Aug 21

Day 3- March 17/18 Honolulu to Saipan, via Guam

Tuesday, August 21, 2018 12:01 AM

By

Lieutenant Leroy Fadem recently revisited sites in the Pacific where he saw action in the Navy during the tumultuous years of the War in the Pacific over 70 years ago. This is a journal of that recent trip as kept by his son, Steven Fadem, who accompanied Lt. Fadem on that journey of rediscovery.

Back in 1944 when Dad traveled from Honolulu to Guam on the Stevens it took over a week at sea. Today we made the journey in a little over eight hours, with two meals, some wine, a movie and air conditioning. The juxtaposition is stunning. The world has gotten so much smaller. Now most people alive today have no living memory of what 15 million servicemen and women, and millions of non-combatants did to protect our freedom during the first half of the 20th Century. There is so much we take for granted that only exists because of their courage and sacrifice.

Two weeks ago Dad spoke to Chloe’s 7th grade history class. Dad taught the kids about the strategic reasons we went to war with Japan and shared his wartime experiences (made age-appropriate.) The map he passed around of the Pacific battles was part of a geography and political lesson these kids were not exposed to before. For a generation of kids easily distracted because of their exposure to social media and its soundbites of news, he held their rapt attention for 90 minutes. The living stories are so vital to preserving the personal stories behind the history.

(Courtesy of the Author)

(Courtesy of the Author)

So it is really exciting to be traveling with 11 World War II veterans, each bringing a unique perspective of the war. Some bring battle experience- like Dad and Woody Williams-the sole surviving Medal of Honor winner from Iwo Jima, others bring logistics and support insights.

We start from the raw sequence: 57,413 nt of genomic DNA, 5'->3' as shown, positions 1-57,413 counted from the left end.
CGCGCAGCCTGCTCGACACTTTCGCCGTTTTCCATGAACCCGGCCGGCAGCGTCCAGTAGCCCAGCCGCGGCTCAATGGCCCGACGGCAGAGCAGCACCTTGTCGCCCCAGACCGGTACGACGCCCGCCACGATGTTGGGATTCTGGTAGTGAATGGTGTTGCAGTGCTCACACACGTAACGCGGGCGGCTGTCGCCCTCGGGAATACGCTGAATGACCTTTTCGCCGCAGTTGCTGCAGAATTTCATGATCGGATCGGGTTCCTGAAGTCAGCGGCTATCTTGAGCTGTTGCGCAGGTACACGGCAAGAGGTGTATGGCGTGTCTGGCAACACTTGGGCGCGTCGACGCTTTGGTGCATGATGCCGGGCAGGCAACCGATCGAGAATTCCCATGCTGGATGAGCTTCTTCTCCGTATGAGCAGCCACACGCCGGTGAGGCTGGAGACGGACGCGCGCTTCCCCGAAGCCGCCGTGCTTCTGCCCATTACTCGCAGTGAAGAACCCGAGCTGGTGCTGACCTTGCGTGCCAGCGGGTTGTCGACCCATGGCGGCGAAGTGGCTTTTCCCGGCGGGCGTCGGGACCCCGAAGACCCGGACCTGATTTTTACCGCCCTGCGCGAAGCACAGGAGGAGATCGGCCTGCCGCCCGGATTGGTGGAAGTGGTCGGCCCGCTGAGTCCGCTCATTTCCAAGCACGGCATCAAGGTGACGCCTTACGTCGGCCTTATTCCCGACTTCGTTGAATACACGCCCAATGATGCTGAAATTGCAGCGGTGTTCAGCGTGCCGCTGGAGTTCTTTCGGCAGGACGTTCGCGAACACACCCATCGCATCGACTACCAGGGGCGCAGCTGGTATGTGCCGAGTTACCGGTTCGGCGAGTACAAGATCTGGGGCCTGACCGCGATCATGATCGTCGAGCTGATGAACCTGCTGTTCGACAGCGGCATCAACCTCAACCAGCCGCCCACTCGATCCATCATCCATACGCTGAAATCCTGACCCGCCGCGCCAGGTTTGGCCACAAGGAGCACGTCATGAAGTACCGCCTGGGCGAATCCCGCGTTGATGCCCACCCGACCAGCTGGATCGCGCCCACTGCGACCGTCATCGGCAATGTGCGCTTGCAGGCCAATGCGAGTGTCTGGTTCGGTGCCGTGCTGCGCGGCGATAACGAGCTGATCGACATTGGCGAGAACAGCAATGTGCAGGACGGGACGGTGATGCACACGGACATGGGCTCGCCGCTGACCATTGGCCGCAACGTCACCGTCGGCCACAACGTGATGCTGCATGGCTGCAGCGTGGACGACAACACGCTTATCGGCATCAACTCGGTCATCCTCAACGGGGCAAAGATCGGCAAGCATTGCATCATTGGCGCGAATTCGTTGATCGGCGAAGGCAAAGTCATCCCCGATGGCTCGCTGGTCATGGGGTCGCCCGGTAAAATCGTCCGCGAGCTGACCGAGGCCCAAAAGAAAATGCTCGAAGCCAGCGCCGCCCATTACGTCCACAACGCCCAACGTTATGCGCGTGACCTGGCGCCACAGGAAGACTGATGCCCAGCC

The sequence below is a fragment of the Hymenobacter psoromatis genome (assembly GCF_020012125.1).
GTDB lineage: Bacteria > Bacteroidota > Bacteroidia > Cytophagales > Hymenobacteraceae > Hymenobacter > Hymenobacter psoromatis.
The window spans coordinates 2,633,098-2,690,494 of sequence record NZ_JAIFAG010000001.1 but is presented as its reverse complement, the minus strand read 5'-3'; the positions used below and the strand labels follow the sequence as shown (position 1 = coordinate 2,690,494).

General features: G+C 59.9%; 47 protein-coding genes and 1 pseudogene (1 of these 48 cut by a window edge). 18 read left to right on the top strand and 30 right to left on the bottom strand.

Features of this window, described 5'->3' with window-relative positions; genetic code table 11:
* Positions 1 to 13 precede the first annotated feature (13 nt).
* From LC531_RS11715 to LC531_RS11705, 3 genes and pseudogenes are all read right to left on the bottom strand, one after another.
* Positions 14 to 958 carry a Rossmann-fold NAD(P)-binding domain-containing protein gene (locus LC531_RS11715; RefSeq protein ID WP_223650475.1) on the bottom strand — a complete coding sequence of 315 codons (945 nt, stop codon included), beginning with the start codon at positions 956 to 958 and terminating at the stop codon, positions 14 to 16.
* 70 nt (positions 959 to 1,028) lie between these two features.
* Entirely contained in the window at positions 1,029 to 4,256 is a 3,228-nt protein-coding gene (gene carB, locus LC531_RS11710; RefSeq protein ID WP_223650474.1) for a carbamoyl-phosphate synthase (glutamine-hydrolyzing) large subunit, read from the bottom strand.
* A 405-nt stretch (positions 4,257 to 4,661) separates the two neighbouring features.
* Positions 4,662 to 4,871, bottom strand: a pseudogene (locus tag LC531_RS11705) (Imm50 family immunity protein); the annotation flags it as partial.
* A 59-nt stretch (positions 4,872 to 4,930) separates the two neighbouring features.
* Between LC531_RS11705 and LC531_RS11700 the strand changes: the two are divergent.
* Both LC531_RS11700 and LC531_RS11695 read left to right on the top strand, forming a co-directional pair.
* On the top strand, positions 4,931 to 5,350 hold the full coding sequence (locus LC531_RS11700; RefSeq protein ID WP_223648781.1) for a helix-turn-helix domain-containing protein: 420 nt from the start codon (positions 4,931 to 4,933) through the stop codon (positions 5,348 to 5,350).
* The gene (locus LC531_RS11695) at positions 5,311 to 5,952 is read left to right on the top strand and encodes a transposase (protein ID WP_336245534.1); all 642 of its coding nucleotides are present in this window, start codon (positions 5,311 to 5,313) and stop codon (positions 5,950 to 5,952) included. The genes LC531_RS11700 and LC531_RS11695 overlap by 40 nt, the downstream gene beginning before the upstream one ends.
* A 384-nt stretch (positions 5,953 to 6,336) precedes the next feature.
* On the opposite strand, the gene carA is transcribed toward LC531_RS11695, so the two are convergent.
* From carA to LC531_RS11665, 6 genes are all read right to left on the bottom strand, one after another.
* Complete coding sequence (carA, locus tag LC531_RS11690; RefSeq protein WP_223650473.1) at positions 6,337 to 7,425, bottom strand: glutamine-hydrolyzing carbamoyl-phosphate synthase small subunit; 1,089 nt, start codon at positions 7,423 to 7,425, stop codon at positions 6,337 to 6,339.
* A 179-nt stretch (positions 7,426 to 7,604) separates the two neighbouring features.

The battles of the Pacific took place thousands of miles from home and from the nearest staging site. It was a logistics nightmare. Paul Hilliard, the incoming Chair of the WWII Museum and himself a WWII vet, told me there were over 750,000 items on the quartermaster’s list that were transported from the mainland to the Pacific theater. You couldn’t just run out and pick up something you’d forgotten. Each island closer to Japan became both a strategic site for landing strip capabilities and a staging site for refueling and restocking supplies.

Laurie bought me an Apple Watch for our anniversary and sitting down for a drink with Dad at sunset on the first day my watch ran out of juice. I totally forgot it had to be charged, not “shaken.” I walked a block away to the Apple store after dinner and after paying a “stupidity tax” of $31 I was on my way with a new charger. You couldn’t do that in 1942. In fact, the computer power in my laptop gives me the ability to replicate thousands and thousands of pages of logistics requirements into one spreadsheet and send with one email to everyone who needs to get it.

We arrived late into Saipan after a transfer in Guam. More tomorrow.

Enjoy Steve Fadem earlier post here.

https://www.navalhistory.org/2018/07/24/day-2-march-17-2018-honolulu